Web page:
Port Orange Girl Scouts fight hungerMissions and Outreach Next Generations
PORT ORANGE—The members of Girl Scout Troop 450 might be kids, but their compassion packs an adult-sized punch.
A year after the girls organized and built an outdoor food pantry at First United Methodist Church of Port Orange, the service project continues to meet the needs of the surrounding neighborhood.
“It’s being heavily used this summer,” said Heather Hohenstein, one of the troop’s leaders and a member of FUMC Port Orange. “It empties out just about as fast as we can fill it.”
For the 10- to 12-year-old junior Girl Scouts who meet regularly at the church, keeping the pantry filled is a top priority.
“We try to stock a shelf of protein, and we try to stock a shelf of pastas,” said Hohenstein, whose two daughters are troop members. “And we keep a shelf of fruits and vegetables.”
The idea for the food pantry came up last summer after the troop completed a unit on community, and the girls wanted to give back locally.
|Girl Scout Troop 450 in front of their newly replenished outdoor pantry.|
“The whole idea was that even if they’re kids, they can still make a huge impact,” Hohenstein said. “The neighborhood the church is in is very much a working-class neighborhood. Lots of people are working a couple of jobs. They’re struggling to make it.”
As a troop, the girls talked about hunger and how some kids their age don’t always have enough food to eat, especially when they’re not at school to get a free lunch or breakfast. They decided on a free, outdoor food pantry—along the lines of the popular Little Free Libraries that have popped up across the country—on the church campus.
“They thought about it and reflected on it, and that was their choice,” Hohenstein said. “The church has a food pantry, but it’s open only during church hours, and the girls were thinking wouldn’t it be great if people had a pantry they could use whenever they need it.”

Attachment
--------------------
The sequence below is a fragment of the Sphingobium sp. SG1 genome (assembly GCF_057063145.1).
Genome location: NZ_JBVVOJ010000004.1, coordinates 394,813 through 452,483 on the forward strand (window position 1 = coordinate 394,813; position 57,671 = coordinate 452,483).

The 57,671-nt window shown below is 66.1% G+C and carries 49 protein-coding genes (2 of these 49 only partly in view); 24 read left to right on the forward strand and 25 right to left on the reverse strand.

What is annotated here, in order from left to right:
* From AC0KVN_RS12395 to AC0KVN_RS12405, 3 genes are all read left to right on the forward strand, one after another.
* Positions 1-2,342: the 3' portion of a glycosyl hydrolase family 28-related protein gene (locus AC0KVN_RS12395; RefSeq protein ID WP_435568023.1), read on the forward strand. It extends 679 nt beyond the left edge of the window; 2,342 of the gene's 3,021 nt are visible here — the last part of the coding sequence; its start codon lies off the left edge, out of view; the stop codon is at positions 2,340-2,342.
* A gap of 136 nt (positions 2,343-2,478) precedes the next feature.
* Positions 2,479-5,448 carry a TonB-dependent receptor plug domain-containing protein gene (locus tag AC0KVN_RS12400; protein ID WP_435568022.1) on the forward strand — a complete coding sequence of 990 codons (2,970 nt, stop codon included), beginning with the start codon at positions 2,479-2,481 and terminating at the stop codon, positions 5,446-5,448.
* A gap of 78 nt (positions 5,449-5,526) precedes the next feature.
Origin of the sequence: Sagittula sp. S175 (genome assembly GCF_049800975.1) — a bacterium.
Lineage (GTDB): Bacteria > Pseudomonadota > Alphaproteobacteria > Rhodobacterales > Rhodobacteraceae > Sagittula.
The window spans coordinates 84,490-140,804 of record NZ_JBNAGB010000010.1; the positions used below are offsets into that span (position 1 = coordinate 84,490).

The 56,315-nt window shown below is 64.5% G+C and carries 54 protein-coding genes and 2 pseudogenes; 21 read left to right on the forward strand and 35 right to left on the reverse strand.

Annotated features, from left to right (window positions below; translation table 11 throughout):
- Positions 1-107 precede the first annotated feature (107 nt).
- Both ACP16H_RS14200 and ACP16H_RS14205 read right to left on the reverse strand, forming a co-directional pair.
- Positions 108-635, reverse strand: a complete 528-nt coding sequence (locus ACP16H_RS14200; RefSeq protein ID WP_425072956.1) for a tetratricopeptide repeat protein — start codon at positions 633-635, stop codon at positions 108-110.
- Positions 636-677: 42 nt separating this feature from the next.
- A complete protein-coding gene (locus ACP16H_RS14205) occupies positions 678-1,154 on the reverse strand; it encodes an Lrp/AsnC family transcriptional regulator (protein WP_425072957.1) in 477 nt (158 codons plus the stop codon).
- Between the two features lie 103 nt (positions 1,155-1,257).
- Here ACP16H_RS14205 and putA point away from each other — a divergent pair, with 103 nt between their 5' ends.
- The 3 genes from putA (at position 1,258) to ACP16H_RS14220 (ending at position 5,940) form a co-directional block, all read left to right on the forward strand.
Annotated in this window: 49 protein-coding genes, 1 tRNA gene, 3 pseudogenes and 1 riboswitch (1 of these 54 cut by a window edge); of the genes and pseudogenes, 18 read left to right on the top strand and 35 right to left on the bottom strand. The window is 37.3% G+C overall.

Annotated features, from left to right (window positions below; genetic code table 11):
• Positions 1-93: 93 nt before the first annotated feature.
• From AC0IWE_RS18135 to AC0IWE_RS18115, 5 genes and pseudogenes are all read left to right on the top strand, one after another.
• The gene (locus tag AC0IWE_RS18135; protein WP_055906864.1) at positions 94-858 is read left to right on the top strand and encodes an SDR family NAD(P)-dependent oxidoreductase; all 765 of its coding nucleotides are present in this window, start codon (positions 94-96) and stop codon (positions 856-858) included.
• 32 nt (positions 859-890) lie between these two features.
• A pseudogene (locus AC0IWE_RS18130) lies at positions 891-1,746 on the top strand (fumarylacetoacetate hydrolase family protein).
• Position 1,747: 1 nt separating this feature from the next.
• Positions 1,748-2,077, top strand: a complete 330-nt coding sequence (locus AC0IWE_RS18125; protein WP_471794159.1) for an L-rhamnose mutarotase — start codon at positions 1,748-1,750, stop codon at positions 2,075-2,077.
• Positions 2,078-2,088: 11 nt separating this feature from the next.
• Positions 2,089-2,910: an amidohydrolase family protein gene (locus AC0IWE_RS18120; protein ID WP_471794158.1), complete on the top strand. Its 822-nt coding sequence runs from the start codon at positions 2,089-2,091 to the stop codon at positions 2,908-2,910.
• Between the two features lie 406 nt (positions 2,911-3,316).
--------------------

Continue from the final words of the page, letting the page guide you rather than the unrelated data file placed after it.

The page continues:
For some, the project fulfilled their Girl Scout Bronze Award, which meant they had to seek permission from church officials, articulate their purpose and demonstrate a clear plan of action to make the pantry a reality.
“Our church is very supportive of the scouts,” Hohenstein added. “It’s a really great relationship. Pastor Tom (Nelson) is quick to give his blessing to anything scouts want to do.”
Under Hohenstein’s guidance, the girls acquired a metal cabinet—discounted by a supportive Lowe’s manager—and assembled it themselves, agreeing with the church’s condition that they stock only canned goods to avoid rodents. An Eagle Scout at FUMC Port Orange also chipped in to anchor the cabinet to a column at the church so it wouldn’t blow around in stormy weather.
Hohenstein said the pantry project taught the girls that while hunger is a big issue, they have the power to fight it.
“We’re very big on giving back,” she said. “It was so good to see them caring about other people and doing something simply because it was the right thing to do.”
—Kari Barlow is a freelance writer based in Pensacola.
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